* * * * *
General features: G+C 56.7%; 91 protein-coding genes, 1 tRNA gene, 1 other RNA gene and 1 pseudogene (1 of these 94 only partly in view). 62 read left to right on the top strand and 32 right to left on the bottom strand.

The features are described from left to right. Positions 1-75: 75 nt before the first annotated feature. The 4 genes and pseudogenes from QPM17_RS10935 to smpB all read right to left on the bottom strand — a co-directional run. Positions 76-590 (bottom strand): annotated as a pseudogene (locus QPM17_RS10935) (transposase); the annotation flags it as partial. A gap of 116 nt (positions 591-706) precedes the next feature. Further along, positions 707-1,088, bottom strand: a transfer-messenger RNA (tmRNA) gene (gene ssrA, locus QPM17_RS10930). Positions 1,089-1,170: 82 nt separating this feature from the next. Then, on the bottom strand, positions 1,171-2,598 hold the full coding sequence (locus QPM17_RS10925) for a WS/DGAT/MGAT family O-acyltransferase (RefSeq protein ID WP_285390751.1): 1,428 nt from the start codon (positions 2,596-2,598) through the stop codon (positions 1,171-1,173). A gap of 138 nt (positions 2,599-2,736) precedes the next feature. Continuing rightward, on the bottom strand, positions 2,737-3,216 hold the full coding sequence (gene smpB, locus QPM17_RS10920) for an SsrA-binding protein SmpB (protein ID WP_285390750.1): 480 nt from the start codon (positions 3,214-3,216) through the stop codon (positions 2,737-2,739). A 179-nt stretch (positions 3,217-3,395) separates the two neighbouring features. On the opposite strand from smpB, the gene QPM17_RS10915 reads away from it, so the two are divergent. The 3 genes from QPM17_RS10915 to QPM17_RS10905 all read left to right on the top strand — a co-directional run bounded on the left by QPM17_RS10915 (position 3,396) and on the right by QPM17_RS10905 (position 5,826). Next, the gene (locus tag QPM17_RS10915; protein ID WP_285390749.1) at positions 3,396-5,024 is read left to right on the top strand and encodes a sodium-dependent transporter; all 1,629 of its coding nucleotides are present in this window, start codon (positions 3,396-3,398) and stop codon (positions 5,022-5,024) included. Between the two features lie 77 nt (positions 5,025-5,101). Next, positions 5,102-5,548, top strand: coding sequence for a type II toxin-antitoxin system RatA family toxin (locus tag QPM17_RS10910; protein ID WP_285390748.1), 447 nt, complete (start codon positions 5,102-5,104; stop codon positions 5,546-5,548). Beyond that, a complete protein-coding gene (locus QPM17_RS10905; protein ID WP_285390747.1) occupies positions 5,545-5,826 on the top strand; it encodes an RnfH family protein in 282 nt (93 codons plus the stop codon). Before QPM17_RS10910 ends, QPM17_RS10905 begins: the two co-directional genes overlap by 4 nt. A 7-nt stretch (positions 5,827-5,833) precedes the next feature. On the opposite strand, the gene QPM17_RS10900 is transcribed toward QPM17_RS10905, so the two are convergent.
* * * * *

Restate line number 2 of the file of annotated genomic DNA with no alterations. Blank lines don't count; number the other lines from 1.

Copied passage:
The features are described from left to right. Positions 1-75: 75 nt before the first annotated feature. The 4 genes and pseudogenes from QPM17_RS10935 to smpB all read right to left on the bottom strand — a co-directional run. Positions 76-590 (bottom strand): annotated as a pseudogene (locus QPM17_RS10935) (transposase); the annotation flags it as partial. A gap of 116 nt (positions 591-706) precedes the next feature. Further along, positions 707-1,088, bottom strand: a transfer-messenger RNA (tmRNA) gene (gene ssrA, locus QPM17_RS10930). Positions 1,089-1,170: 82 nt separating this feature from the next. Then, on the bottom strand, positions 1,171-2,598 hold the full coding sequence (locus QPM17_RS10925) for a WS/DGAT/MGAT family O-acyltransferase (RefSeq protein ID WP_285390751.1): 1,428 nt from the start codon (positions 2,596-2,598) through the stop codon (positions 1,171-1,173). A gap of 138 nt (positions 2,599-2,736) precedes the next feature. Continuing rightward, on the bottom strand, positions 2,737-3,216 hold the full coding sequence (gene smpB, locus QPM17_RS10920) for an SsrA-binding protein SmpB (protein ID WP_285390750.1): 480 nt from the start codon (positions 3,214-3,216) through the stop codon (positions 2,737-2,739). A 179-nt stretch (positions 3,217-3,395) separates the two neighbouring features. On the opposite strand from smpB, the gene QPM17_RS10915 reads away from it, so the two are divergent. The 3 genes from QPM17_RS10915 to QPM17_RS10905 all read left to right on the top strand — a co-directional run bounded on the left by QPM17_RS10915 (position 3,396) and on the right by QPM17_RS10905 (position 5,826). Next, the gene (locus tag QPM17_RS10915; protein ID WP_285390749.1) at positions 3,396-5,024 is read left to right on the top strand and encodes a sodium-dependent transporter; all 1,629 of its coding nucleotides are present in this window, start codon (positions 3,396-3,398) and stop codon (positions 5,022-5,024) included. Between the two features lie 77 nt (positions 5,025-5,101). Next, positions 5,102-5,548, top strand: coding sequence for a type II toxin-antitoxin system RatA family toxin (locus tag QPM17_RS10910; protein ID WP_285390748.1), 447 nt, complete (start codon positions 5,102-5,104; stop codon positions 5,546-5,548). Beyond that, a complete protein-coding gene (locus QPM17_RS10905; protein ID WP_285390747.1) occupies positions 5,545-5,826 on the top strand; it encodes an RnfH family protein in 282 nt (93 codons plus the stop codon). Before QPM17_RS10910 ends, QPM17_RS10905 begins: the two co-directional genes overlap by 4 nt. A 7-nt stretch (positions 5,827-5,833) precedes the next feature. On the opposite strand, the gene QPM17_RS10900 is transcribed toward QPM17_RS10905, so the two are convergent.